Teacher resources and professional development across the curriculum
Teacher professional development and classroom resources across the curriculum
Reconstruction, the process of reintegrating the eleven southern states that had left the Union, began at the end of the Civil War and ended in 1877.
At the end of the war, the victorious Union faced two problems: how to reunite with bitter, defeated white Southerners and how to incorporate freed black people into the body politic. Public opinion in the North divided and shifted over these questions. Andrew Johnson, Lincoln’s successor, was nearly impeached for treating the ex-Confederates leniently. For several years, the federal government funded federal troops and programs to assist former slaves in the South, although most Southerners, black and white, struggled with poverty and other consequences of the war. Northern sentiment for Reconstruction soon waned and, by 1877, the South was back under the control of whites determined to subordinate African Americans.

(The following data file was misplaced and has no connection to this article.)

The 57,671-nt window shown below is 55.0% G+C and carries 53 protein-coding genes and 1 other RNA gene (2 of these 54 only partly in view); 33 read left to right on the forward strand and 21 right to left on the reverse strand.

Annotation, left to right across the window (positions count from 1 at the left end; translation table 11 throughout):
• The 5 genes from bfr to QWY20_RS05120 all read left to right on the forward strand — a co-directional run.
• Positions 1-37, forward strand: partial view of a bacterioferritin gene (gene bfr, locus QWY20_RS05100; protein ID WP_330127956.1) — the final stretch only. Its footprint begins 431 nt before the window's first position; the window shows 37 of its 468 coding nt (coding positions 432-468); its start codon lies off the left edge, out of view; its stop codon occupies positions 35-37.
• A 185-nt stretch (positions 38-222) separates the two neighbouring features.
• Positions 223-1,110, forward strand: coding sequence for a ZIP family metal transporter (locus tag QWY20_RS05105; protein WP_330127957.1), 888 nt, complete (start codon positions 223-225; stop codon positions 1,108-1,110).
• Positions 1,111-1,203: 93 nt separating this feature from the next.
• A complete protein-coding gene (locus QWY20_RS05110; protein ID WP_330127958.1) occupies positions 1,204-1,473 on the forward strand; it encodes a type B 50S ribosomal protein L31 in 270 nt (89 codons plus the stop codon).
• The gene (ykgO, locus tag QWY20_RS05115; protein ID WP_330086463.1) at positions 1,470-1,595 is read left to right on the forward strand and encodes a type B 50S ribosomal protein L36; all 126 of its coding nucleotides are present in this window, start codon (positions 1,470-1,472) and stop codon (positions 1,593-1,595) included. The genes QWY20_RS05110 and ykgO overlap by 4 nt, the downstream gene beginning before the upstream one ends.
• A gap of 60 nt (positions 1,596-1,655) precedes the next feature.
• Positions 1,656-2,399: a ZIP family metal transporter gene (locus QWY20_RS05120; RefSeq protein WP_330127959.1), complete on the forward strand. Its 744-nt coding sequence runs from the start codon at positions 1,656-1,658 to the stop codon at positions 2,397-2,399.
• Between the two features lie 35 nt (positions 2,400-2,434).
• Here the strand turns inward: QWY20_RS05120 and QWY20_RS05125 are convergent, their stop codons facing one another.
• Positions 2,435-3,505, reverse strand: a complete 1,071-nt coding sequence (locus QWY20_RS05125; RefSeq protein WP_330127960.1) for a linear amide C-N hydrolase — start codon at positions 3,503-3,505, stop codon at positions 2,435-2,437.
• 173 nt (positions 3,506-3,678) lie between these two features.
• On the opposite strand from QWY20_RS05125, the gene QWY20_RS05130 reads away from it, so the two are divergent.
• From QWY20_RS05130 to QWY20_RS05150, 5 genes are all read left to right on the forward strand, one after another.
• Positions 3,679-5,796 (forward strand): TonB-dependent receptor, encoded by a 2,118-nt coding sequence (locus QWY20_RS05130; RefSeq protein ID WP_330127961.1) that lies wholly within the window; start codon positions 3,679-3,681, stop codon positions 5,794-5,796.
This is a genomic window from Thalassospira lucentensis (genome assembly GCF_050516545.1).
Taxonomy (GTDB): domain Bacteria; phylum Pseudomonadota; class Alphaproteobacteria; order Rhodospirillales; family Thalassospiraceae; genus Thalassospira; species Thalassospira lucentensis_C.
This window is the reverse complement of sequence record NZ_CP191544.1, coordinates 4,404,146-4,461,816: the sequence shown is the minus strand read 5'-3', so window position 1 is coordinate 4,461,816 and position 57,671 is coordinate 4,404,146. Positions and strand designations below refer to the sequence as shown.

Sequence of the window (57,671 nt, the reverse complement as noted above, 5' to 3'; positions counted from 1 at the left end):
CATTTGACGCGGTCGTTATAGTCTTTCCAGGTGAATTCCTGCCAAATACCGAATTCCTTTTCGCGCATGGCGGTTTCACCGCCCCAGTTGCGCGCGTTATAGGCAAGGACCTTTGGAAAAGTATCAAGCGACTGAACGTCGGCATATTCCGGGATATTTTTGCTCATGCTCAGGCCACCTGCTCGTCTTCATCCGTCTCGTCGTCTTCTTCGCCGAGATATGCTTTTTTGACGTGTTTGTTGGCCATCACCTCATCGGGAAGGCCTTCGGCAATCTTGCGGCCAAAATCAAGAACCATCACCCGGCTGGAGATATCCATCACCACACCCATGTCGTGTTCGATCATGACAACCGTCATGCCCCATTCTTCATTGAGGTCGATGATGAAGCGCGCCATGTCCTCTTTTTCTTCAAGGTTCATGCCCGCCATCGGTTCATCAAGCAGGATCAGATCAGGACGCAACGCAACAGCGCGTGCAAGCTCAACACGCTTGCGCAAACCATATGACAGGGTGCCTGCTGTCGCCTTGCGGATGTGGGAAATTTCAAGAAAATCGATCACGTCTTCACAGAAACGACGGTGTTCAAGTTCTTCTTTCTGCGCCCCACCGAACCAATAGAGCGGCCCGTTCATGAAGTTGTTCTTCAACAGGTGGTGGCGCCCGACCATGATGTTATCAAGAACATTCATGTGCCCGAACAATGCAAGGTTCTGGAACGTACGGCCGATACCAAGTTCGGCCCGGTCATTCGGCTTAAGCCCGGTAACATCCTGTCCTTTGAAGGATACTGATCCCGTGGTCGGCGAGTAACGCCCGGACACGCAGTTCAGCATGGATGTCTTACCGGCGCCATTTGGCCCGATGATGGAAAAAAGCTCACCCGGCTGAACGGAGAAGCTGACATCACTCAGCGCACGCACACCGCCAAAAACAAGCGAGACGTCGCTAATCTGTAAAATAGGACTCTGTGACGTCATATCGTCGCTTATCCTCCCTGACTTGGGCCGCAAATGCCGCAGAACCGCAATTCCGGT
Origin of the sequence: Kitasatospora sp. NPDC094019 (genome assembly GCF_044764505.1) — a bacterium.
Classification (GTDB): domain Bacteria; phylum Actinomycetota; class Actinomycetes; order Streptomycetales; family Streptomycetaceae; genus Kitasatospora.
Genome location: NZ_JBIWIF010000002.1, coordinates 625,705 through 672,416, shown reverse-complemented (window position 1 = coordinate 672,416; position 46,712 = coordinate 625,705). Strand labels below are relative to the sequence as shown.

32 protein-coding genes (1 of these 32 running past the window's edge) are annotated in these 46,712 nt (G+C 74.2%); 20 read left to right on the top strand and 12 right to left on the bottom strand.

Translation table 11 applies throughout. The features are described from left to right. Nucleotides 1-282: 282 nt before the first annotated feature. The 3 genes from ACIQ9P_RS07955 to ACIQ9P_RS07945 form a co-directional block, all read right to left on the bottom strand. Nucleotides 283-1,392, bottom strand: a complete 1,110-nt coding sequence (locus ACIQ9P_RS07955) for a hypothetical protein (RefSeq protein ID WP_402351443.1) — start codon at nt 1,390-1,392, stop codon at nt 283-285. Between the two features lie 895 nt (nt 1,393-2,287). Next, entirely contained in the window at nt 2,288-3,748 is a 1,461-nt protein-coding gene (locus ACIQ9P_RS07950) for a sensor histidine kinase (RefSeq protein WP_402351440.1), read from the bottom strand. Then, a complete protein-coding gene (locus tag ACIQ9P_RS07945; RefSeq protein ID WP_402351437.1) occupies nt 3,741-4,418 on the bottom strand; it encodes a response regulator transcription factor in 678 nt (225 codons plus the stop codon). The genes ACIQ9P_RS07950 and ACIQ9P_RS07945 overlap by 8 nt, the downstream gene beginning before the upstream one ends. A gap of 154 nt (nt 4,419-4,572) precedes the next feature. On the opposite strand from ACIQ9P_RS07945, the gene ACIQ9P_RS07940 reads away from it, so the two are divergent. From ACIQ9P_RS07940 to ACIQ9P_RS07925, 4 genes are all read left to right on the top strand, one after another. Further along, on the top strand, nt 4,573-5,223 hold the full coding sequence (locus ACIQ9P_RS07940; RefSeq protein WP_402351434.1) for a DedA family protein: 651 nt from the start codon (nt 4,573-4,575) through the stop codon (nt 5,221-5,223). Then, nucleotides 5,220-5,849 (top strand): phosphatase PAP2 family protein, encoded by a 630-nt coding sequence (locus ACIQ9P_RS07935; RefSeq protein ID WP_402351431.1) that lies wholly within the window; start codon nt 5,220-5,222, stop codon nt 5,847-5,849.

But the Union’s victory in the war remade the United States. By 1877, when Reconstruction ended, the federal government had become much more powerful. The Civil War and Reconstruction also entrenched the Northern program of state-sponsored economic expansion. The transcontinental railroads were the most obvious example of federally sanctioned and monumental business ventures. Reconstruction also provided some protection to freed African Americans to form families, start businesses, and serve in political offices.